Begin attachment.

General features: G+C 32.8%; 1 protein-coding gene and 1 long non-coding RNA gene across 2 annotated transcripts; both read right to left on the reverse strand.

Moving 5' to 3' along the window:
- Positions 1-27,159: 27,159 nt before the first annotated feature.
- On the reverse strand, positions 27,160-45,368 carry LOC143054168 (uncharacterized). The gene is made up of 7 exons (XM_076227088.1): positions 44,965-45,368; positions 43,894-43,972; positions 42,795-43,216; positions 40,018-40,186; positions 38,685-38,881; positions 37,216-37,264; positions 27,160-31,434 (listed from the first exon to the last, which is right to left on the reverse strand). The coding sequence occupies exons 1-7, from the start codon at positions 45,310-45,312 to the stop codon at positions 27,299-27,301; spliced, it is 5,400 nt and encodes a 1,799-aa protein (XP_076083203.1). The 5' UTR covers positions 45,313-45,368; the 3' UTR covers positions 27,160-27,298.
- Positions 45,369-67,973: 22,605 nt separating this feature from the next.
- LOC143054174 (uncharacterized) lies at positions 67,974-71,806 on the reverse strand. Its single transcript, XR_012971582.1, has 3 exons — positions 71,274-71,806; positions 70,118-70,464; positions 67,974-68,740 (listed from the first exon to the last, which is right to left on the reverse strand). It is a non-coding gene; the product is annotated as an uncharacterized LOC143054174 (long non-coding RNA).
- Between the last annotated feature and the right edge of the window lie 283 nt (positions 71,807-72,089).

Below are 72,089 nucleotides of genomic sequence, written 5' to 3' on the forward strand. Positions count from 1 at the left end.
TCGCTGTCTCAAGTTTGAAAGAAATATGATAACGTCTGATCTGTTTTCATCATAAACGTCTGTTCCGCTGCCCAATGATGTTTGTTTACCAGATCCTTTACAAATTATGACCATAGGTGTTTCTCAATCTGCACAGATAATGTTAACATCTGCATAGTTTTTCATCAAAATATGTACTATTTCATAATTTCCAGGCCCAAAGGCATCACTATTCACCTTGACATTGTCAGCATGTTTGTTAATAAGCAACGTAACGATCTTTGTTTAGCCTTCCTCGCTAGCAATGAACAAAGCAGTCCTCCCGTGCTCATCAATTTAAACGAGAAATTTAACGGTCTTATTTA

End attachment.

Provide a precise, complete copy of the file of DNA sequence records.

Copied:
General features: G+C 32.8%; 1 protein-coding gene and 1 long non-coding RNA gene across 2 annotated transcripts; both read right to left on the reverse strand.

Moving 5' to 3' along the window:
- Positions 1-27,159: 27,159 nt before the first annotated feature.
- On the reverse strand, positions 27,160-45,368 carry LOC143054168 (uncharacterized). The gene is made up of 7 exons (XM_076227088.1): positions 44,965-45,368; positions 43,894-43,972; positions 42,795-43,216; positions 40,018-40,186; positions 38,685-38,881; positions 37,216-37,264; positions 27,160-31,434 (listed from the first exon to the last, which is right to left on the reverse strand). The coding sequence occupies exons 1-7, from the start codon at positions 45,310-45,312 to the stop codon at positions 27,299-27,301; spliced, it is 5,400 nt and encodes a 1,799-aa protein (XP_076083203.1). The 5' UTR covers positions 45,313-45,368; the 3' UTR covers positions 27,160-27,298.
- Positions 45,369-67,973: 22,605 nt separating this feature from the next.
- LOC143054174 (uncharacterized) lies at positions 67,974-71,806 on the reverse strand. Its single transcript, XR_012971582.1, has 3 exons — positions 71,274-71,806; positions 70,118-70,464; positions 67,974-68,740 (listed from the first exon to the last, which is right to left on the reverse strand). It is a non-coding gene; the product is annotated as an uncharacterized LOC143054174 (long non-coding RNA).
- Between the last annotated feature and the right edge of the window lie 283 nt (positions 71,807-72,089).

Below are 72,089 nucleotides of genomic sequence, written 5' to 3' on the forward strand. Positions count from 1 at the left end.
TCGCTGTCTCAAGTTTGAAAGAAATATGATAACGTCTGATCTGTTTTCATCATAAACGTCTGTTCCGCTGCCCAATGATGTTTGTTTACCAGATCCTTTACAAATTATGACCATAGGTGTTTCTCAATCTGCACAGATAATGTTAACATCTGCATAGTTTTTCATCAAAATATGTACTATTTCATAATTTCCAGGCCCAAAGGCATCACTATTCACCTTGACATTGTCAGCATGTTTGTTAATAAGCAACGTAACGATCTTTGTTTAGCCTTCCTCGCTAGCAATGAACAAAGCAGTCCTCCCGTGCTCATCAATTTAAACGAGAAATTTAACGGTCTTATTTA